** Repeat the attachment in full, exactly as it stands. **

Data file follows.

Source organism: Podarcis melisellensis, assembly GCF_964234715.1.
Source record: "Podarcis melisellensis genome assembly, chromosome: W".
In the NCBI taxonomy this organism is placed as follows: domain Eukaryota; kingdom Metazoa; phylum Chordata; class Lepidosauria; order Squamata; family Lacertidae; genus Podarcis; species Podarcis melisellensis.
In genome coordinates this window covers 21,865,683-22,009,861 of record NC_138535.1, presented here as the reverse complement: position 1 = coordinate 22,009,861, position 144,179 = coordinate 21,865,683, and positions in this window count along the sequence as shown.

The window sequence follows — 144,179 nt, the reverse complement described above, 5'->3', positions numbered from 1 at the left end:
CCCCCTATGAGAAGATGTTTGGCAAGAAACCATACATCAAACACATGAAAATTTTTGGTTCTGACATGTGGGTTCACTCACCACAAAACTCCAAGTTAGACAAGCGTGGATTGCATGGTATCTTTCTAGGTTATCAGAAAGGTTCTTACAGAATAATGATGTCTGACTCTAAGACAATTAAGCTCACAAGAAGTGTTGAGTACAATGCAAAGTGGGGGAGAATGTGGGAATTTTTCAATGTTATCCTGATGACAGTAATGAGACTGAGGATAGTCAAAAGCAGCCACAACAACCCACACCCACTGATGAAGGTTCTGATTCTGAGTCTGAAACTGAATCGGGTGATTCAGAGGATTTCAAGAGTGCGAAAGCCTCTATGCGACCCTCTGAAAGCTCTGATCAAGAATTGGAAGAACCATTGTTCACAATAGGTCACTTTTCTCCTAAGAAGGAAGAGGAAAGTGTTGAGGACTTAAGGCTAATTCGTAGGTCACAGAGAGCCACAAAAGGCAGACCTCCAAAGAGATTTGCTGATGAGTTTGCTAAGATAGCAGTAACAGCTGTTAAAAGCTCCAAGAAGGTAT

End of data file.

Source organism: Podarcis melisellensis, assembly GCF_964234715.1.
Source record: "Podarcis melisellensis genome assembly, chromosome: W".
In the NCBI taxonomy this organism is placed as follows: domain Eukaryota; kingdom Metazoa; phylum Chordata; class Lepidosauria; order Squamata; family Lacertidae; genus Podarcis; species Podarcis melisellensis.
In genome coordinates this window covers 21,865,683-22,009,861 of record NC_138535.1, presented here as the reverse complement: position 1 = coordinate 22,009,861, position 144,179 = coordinate 21,865,683, and positions in this window count along the sequence as shown.

The window sequence follows — 144,179 nt, the reverse complement described above, 5'->3', positions numbered from 1 at the left end:
CCCCCTATGAGAAGATGTTTGGCAAGAAACCATACATCAAACACATGAAAATTTTTGGTTCTGACATGTGGGTTCACTCACCACAAAACTCCAAGTTAGACAAGCGTGGATTGCATGGTATCTTTCTAGGTTATCAGAAAGGTTCTTACAGAATAATGATGTCTGACTCTAAGACAATTAAGCTCACAAGAAGTGTTGAGTACAATGCAAAGTGGGGGAGAATGTGGGAATTTTTCAATGTTATCCTGATGACAGTAATGAGACTGAGGATAGTCAAAAGCAGCCACAACAACCCACACCCACTGATGAAGGTTCTGATTCTGAGTCTGAAACTGAATCGGGTGATTCAGAGGATTTCAAGAGTGCGAAAGCCTCTATGCGACCCTCTGAAAGCTCTGATCAAGAATTGGAAGAACCATTGTTCACAATAGGTCACTTTTCTCCTAAGAAGGAAGAGGAAAGTGTTGAGGACTTAAGGCTAATTCGTAGGTCACAGAGAGCCACAAAAGGCAGACCTCCAAAGAGATTTGCTGATGAGTTTGCTAAGATAGCAGTAACAGCTGTTAAAAGCTCCAAGAAGGTAT